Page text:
The Real Reason Jada Pinkett Smith Doesn't Loan Money To Loved Ones

Ever since launching her web television talk show on Facebook Watch in 2018, Jada Pinkett Smith has held nothing back. From discussing her relationship with August Alsina to inviting Olivia Jade on to clarify her role in the college admissions scandal, Pinkett Smith, along with her mother Adrienne Banfield-Jones and her daughter Willow Smith, isn't afraid of dishing the truth about topics like sex, divorce, and money.

Considering how much she and her husband are worth, you may think Pinkett Smith would be gracious with her money and how she chooses to spend it. However, it turns out that she's actually quite specific when it comes to lending money to friends and family. Pinkett Smith clarified her stance and gave viewers tips on how to deal with financial requests from family and friends on Dec. 29's episode of Red Table Talk and her reasoning may surprise you. Keep reading after the jump to see what she had to say. 

Jada Pinkett Smith thinks lending money is problematic

The conversation started when a viewer from Queens named Samantha asked the panel (via Instagram) how they say "no" to giving loved ones money after working hard to earn it on her own.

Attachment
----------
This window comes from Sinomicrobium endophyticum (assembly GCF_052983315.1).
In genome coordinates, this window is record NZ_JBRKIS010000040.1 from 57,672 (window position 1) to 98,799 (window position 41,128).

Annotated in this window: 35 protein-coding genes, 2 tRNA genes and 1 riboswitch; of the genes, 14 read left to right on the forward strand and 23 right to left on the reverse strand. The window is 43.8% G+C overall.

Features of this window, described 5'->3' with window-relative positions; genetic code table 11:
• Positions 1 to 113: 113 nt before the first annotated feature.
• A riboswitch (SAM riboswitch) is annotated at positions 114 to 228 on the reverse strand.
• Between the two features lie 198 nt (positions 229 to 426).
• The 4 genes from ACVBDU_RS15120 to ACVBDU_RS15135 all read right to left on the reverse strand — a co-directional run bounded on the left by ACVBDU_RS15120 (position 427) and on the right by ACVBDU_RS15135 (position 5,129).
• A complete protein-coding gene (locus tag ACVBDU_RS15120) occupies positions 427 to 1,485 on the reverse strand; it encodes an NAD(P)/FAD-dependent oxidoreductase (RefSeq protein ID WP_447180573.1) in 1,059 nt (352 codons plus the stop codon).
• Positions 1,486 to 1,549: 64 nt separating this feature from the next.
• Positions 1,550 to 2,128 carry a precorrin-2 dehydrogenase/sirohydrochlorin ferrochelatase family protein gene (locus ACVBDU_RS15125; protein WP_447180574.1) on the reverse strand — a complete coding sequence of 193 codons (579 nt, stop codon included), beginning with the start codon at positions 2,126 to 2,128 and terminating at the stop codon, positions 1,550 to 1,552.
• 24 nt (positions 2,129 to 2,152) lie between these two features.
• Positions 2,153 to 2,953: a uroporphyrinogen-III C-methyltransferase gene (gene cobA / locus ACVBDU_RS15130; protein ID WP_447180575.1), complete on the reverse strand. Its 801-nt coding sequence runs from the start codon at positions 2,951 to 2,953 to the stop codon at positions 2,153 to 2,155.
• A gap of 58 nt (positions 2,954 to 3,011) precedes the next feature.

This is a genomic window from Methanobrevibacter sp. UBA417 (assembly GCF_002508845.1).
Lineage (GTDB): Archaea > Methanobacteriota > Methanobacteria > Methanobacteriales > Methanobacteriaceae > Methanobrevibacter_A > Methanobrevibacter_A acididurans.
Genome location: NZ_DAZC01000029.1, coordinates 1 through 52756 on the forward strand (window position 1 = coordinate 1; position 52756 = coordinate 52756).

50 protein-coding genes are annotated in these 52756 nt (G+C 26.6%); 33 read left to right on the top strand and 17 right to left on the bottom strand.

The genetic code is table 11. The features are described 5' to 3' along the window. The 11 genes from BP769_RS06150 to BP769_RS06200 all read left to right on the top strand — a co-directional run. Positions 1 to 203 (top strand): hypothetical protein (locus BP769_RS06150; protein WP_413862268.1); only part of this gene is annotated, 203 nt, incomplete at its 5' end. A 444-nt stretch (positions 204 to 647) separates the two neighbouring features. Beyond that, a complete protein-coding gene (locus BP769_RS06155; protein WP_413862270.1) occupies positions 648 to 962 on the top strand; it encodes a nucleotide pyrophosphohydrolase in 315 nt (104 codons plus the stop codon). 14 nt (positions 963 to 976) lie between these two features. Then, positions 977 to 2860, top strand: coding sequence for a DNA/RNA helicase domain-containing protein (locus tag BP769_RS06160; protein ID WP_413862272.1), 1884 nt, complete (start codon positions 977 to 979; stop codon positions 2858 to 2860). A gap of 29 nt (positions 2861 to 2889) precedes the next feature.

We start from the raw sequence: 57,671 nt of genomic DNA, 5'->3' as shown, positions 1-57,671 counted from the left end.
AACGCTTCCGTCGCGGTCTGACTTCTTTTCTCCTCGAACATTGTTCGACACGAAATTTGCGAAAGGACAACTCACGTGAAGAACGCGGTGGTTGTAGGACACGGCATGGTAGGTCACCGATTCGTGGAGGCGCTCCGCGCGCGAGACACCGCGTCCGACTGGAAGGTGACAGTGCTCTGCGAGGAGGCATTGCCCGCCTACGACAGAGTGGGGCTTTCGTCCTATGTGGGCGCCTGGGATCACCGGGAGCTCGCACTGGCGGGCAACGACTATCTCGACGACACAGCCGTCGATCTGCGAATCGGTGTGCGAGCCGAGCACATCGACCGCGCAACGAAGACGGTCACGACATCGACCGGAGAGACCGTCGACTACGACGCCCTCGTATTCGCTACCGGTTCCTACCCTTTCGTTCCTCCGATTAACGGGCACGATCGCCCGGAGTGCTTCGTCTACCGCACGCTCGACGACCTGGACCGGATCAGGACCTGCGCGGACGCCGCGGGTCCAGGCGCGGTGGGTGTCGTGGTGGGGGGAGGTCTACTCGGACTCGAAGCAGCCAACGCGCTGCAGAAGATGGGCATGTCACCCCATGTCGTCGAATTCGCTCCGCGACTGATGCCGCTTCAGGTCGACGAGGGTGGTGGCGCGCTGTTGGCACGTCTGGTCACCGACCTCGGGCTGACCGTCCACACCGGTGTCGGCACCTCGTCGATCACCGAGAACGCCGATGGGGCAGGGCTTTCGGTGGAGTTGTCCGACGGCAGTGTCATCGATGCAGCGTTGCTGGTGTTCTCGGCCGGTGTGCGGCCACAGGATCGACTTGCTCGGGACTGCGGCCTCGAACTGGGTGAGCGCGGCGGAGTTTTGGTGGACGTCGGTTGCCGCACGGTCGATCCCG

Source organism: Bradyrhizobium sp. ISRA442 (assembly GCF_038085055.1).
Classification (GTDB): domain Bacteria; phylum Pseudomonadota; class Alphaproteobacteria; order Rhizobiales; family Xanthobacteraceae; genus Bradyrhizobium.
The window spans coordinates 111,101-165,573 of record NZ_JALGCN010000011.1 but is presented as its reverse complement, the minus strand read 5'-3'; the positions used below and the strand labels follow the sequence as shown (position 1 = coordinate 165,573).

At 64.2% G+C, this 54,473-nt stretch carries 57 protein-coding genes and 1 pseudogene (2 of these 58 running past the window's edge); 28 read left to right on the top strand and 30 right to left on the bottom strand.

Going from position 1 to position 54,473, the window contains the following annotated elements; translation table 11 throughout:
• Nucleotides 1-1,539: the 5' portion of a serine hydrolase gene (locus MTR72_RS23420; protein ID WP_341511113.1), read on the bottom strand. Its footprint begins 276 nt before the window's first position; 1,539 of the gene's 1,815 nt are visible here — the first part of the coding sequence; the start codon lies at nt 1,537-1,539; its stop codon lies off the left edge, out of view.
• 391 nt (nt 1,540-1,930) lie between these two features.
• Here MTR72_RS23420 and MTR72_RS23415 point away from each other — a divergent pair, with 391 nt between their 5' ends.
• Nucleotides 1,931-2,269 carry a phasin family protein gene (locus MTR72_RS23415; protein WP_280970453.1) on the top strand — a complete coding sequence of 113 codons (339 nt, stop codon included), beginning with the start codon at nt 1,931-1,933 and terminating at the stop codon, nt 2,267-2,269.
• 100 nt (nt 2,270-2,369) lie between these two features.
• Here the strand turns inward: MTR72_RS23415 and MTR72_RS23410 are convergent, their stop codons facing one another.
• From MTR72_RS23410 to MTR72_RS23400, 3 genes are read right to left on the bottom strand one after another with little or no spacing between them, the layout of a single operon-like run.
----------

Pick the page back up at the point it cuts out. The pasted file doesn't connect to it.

"First of all, I don't lend money," Jada Pinkett Smith said. "I only give money that I'm willing to give, like, 'this is a gift.' I do not lend money because that turns into a lot of problems, just as far as the expectation of people paying you back or what have you."

The only exception that Pinkett Smith will make towards loved ones asking her for money is when she has determined they are ready for it. "When somebody really needs help, I really evaluate it to see if the person is ready for that help. You feel me?" Pinkett Smith said (via People). "So it's like 'I want a new house,' but they don't have a job to support the house they're trying to buy... It's like, well, you're not ready for that."

Pinkett Smith addressed Samantha by saying she also didn't grow up with a lot and therefore should not feel guilty about her successes. She also said that lending money could lead to fallouts. "People will make you feel like, 'You owe me. I was standing next to you. I grew up in the house with you. I did this and that with you I knew you when,' Pinkett Smith concluded. "And at the end of the day, you don't owe nobody nothing."